in PR for several years now. But healthcare, thanks to a combination of regulatory concerns and a more conservative approach to marketing, has never really been at the forefront of this movement.
So as digital practices advance and healthcare practices begin to push clients toward new-media options, just how do healthcare PR pros help the digital team understand the unique challenges that come with the territory?
Kate Cronin, MD of Ogilvy's New York office, says the company's 360 Digital Influence group has several members who have paid particular attention to healthcare. Bringing members of the digital team to sit in with clients does two things, she says. In addition to better educating those staffers on the particular needs of healthcare clients, it also serves to help the clients understand what's possible.
"We're finding clients are more open to little things like this," she says. "They're seeing a lot of positive traction. There's more openness to it, but we have a long way to go. We're still baby-stepping."
But Cronin adds that the internal education works in the other direction as well. In February, the firm will host a management meeting to educate everyone on digital strategies. That, Cronin says, is a huge benefit. With the digital team able to share experience from outside the healthcare sector, the healthcare folks can then take the practices that would work best for their clients.
GCI Group specifically trains employees in both the healthcare and digital practices with six annual seminars from external experts on regulatory issues as it relates to Web 2.0 issues, says Bill Martin, EVP and global practice leader for the healthcare practice.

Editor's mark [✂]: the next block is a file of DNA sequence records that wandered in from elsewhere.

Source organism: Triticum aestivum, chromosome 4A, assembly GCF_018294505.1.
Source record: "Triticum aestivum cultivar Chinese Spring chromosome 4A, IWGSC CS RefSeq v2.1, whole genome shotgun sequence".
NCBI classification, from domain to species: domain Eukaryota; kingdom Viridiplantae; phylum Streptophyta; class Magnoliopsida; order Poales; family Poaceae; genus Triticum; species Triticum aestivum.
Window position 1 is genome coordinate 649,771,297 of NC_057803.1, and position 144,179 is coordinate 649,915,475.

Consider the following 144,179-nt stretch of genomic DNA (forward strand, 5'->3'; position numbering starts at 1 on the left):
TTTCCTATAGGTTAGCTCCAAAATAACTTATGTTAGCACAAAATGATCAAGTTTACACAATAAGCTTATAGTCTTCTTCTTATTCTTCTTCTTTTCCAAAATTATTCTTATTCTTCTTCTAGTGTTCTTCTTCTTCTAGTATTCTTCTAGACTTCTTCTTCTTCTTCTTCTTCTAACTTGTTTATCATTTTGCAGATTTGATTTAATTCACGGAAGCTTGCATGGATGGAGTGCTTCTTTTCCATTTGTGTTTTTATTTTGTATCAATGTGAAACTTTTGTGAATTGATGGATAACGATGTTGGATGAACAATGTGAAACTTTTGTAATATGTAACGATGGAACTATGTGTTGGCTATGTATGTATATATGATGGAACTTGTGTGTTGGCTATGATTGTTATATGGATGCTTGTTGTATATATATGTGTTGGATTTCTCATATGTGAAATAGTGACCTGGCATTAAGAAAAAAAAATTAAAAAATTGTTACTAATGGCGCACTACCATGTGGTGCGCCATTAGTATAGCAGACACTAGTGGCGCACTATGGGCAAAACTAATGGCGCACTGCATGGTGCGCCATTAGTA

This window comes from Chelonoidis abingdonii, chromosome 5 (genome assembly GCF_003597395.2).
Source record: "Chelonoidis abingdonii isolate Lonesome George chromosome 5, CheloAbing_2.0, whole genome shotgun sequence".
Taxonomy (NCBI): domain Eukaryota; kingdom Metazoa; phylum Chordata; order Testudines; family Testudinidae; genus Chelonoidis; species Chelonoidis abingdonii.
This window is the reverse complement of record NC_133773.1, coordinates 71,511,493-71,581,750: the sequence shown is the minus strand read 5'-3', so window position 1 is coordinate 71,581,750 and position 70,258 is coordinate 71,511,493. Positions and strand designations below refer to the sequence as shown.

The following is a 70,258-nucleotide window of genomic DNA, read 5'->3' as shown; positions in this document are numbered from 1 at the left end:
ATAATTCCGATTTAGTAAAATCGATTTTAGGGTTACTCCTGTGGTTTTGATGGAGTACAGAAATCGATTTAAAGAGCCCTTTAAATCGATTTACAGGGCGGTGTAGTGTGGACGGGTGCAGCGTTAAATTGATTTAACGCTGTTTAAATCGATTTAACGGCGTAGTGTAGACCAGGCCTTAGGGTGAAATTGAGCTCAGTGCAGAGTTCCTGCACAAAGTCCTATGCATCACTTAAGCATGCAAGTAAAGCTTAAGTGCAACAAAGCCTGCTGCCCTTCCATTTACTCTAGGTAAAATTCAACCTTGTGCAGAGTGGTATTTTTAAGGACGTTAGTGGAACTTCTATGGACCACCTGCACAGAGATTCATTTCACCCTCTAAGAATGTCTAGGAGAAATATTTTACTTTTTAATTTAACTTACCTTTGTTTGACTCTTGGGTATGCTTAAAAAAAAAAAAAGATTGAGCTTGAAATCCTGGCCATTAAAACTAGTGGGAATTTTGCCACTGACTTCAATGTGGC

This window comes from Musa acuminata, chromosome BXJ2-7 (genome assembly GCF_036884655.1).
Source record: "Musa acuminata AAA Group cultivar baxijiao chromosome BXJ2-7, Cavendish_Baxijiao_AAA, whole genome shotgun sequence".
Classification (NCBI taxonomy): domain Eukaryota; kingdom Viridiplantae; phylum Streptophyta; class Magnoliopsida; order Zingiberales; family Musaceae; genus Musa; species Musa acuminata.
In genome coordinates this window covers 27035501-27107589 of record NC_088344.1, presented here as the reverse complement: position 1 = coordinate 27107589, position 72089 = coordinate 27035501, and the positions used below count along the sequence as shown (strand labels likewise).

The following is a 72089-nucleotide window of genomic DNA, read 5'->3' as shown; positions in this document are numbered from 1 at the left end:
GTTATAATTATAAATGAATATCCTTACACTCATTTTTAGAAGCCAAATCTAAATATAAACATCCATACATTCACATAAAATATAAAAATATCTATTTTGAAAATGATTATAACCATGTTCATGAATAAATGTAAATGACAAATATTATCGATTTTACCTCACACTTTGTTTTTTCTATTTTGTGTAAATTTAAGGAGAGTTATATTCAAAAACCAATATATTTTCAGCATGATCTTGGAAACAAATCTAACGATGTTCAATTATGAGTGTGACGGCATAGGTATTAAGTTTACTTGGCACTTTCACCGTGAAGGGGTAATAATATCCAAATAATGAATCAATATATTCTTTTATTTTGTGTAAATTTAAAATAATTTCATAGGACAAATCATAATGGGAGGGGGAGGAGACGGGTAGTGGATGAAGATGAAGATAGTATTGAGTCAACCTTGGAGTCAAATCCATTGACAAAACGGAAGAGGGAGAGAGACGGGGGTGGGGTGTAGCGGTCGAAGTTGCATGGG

In New York, the agency hired Rachelle Spero, SVP for digital media, who also has a background in healthcare PR. Martin says this is crucial for an agency with as large a healthcare practice as GCI.
Jenny Moede, SVP of Waggener Edstrom's healthcare practice, feels there must be good channels of communication between the practice areas for it to work well. She says the healthcare practice still provides the filter to help ensure that the ideas pitched to companies have taken into account regulatory issues.
"We're educating back into [digital], too," Moede adds. "They understand it's not 'anything goes' and are getting well versed in the issues within healthcare - clinical trial information, scientific discoveries, etc."
Like Martin, Moede says it helps to have people in leadership roles within the digital practice who already have some sense of the issues at hand.
David Almacy, who joined WE after working as an e-communications director at the White House, has a grasp of the healthcare-specific issues strictly from operating in DC for many years, Moede says.
Of course, the difficulty exists for all: even healthcare practice leaders don't necessarily know where the lines are. Pharma companies continue to test the waters in different ways with social media, and Martin notes that GCI now works with two large companies designing standard operating procedures in engaging in Web 2.0.
"There are no regulatory policies dealing with this," Martin says. "So the real challenge that any organization faces is how to apply FDA regulatory policies to social media or Web 2.0 outlets."
- Education is crucial in helping digital practices understand healthcare regulatory issues
- Education also works the other way: digital practices can pitch ideas that have worked in other areas
- The regulatory issues are still fuzzy when healthcare meets Web 2.0